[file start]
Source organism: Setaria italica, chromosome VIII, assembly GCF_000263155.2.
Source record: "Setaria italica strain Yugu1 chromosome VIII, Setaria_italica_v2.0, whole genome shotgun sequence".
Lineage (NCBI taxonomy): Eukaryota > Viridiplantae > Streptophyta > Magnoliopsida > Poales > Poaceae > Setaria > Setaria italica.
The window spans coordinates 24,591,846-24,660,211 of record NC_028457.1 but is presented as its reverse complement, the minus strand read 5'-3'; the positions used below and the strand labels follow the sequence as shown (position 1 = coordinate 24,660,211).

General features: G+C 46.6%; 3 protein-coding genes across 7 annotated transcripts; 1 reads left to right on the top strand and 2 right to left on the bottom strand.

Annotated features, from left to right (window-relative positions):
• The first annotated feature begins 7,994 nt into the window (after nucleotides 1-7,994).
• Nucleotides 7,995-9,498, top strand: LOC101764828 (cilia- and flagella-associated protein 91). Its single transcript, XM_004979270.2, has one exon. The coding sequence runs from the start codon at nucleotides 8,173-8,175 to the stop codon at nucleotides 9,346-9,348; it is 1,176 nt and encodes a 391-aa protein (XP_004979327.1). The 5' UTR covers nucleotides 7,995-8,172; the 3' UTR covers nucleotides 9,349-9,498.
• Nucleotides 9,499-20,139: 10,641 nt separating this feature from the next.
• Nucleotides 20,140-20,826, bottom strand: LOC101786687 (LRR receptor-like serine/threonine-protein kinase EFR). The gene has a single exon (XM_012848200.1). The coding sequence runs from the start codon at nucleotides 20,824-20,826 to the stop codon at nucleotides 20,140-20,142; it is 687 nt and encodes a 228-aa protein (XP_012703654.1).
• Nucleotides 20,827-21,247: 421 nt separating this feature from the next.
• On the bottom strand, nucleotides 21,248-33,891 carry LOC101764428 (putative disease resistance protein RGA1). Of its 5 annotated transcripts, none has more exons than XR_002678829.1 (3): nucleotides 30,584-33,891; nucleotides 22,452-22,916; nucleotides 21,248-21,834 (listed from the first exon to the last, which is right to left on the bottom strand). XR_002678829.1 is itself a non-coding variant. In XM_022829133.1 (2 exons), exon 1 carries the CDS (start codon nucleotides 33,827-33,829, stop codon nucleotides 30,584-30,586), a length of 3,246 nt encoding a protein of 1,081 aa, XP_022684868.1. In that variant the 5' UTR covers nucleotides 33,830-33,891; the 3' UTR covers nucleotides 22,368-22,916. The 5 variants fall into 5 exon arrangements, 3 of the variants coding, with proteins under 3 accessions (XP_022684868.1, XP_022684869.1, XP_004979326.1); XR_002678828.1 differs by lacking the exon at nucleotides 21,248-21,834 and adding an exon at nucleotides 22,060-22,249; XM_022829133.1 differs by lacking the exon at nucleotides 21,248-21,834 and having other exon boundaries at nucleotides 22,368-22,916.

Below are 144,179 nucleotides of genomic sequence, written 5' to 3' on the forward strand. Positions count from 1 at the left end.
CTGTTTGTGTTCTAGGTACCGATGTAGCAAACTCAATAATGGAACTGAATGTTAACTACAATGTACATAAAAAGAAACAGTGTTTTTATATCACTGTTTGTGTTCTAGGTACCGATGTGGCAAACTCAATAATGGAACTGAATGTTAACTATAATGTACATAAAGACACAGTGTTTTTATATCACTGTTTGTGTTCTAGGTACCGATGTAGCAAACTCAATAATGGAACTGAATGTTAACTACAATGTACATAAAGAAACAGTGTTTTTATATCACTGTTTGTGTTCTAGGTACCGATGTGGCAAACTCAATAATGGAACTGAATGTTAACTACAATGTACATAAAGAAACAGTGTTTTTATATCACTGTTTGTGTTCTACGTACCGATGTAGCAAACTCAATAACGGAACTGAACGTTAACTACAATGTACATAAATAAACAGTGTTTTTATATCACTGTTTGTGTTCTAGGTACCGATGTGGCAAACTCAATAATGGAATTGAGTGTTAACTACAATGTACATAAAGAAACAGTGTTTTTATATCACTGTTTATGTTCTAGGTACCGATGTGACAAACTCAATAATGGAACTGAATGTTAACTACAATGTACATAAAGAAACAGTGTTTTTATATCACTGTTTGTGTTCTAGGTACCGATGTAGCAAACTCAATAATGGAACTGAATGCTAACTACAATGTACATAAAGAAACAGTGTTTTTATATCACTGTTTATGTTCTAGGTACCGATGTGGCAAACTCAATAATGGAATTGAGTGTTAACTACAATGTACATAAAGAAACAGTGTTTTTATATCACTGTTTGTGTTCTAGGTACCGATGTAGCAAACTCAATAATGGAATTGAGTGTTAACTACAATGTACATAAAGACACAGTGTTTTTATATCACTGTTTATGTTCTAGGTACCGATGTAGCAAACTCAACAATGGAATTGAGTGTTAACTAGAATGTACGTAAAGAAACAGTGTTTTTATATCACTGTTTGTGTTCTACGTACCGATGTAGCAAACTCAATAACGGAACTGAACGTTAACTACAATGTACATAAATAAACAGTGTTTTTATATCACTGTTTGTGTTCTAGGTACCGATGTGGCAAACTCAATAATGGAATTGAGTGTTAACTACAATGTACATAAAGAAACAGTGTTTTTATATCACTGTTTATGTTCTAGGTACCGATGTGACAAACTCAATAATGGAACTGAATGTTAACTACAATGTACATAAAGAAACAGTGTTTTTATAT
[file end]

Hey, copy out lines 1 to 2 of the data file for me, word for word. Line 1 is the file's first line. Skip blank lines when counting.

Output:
Source organism: Setaria italica, chromosome VIII, assembly GCF_000263155.2.
Source record: "Setaria italica strain Yugu1 chromosome VIII, Setaria_italica_v2.0, whole genome shotgun sequence".